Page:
|Publication number||US819690 A|
|Publication date||May 1, 1906|
|Filing date||Apr 28, 1905|
|Priority date||Apr 28, 1905|
|Publication number||US 819690 A, US 819690A, US-A-819690, US819690 A, US819690A|
|Inventors||David K Bryson|
|Original Assignee||Bryson & Howe|
|Export Citation||BiBTeX, EndNote, RefMan|
|Referenced by (9), Classifications (3)|
|External Links: USPTO, USPTO Assignment, Espacenet|
No. 819,690: PATENTED MAY 1, 1906.
D. K. BRYSON. CYCLE PUMP.
APPLICATION FILED AP,R.28, 1905.
UNITED STATES PATENT OFFICE DAVID K. BRYSON, OF PITTSBURG, PENNSYLVANIA, ASSIGNOR TO BRYSON 8: HOWE, OF PITTSBURG, PENNSYLVANIA, A FIR-M.
Patented May 1., 1906.
Application filed April 28, 1905- Serial No. 257.843.
To all whom, it may concern.-
Be it known that I, DAVID K. BRYSON, a citizen of the United States of America, residing at Pittsburg, in the county of Allegheny and State of Pennsylvania, have invented certain new and useful Improvements in Cycle-Pumps, of which the following is a specification, reference being had therein to the accompanying drawings.
This invention relates to certain new and useful improvements in cycle-pumps and the invention has for its object the provision of novel means for pumping a current of air or liquid by compression.
Another object of my invention is to provide a cycle-pump capable of compressing and forcing air or liquid, the capacity or speed at which the air or liquid is discharged varying accordingly with the variable speeds at which the pump may be operated.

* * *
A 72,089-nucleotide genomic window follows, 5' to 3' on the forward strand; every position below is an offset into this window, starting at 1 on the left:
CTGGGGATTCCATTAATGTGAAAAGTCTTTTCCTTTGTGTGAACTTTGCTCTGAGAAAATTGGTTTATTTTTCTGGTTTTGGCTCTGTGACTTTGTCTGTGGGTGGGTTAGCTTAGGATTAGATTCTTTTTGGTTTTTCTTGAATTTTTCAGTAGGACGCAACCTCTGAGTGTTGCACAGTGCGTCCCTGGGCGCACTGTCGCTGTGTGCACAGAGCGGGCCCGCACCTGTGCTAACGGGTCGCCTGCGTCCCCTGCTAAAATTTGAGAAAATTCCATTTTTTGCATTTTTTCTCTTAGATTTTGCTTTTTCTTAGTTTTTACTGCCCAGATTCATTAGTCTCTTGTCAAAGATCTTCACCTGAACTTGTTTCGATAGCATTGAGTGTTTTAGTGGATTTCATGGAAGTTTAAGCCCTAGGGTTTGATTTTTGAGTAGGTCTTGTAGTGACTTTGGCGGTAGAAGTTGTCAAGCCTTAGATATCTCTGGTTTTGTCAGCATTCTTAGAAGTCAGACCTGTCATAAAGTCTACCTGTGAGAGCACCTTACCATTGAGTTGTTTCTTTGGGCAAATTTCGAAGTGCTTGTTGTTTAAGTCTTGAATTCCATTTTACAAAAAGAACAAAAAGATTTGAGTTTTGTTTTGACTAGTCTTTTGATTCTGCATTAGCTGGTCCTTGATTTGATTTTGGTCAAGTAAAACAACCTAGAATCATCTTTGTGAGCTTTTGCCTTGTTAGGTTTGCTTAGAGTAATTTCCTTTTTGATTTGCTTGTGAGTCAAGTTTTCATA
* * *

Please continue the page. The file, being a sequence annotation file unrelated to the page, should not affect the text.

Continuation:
A further object of this invention is to provide a novel device for compressing air or water which will be extremely simple in construction, strong and durable, comparatively inexpensive to manufacture, and highly efficient for the purposes intended when operated.
Briefly described, my improved pump comprises a drum or casing having an inlet and an outlet port, and insaid drum or casing is j ournaled a shaft, upon which is mounted a wheel or head. A piece of rubber tubing through which the air or water to be compressed passes is arranged within the drum or casing surrounding the wheel or head, and mounted in the casing is a compressing member or roller adapted to squeeze and collapse the rubber hose or tubing as the head or wheel is revolved within the casing.
The construction above described will be hereinafter morefully set forth and then specifically pointed out in the claims, and referring to the drawings accompanying this application like numerals of reference designate corresponding parts throughout the several views, in which Figure 1 is a side elevation of my improved pump. Fig. 2 is a front elevation view of the same. Fig. 3 is a vertical sectional view of the pump. Fig. 4 is a front elevation view of the pump, the disk of my improved pump being removed; and Fig. 5 is a vertical sectional view of a casting forming the drum or casing of my improved pump, showing thetubing mounted therein.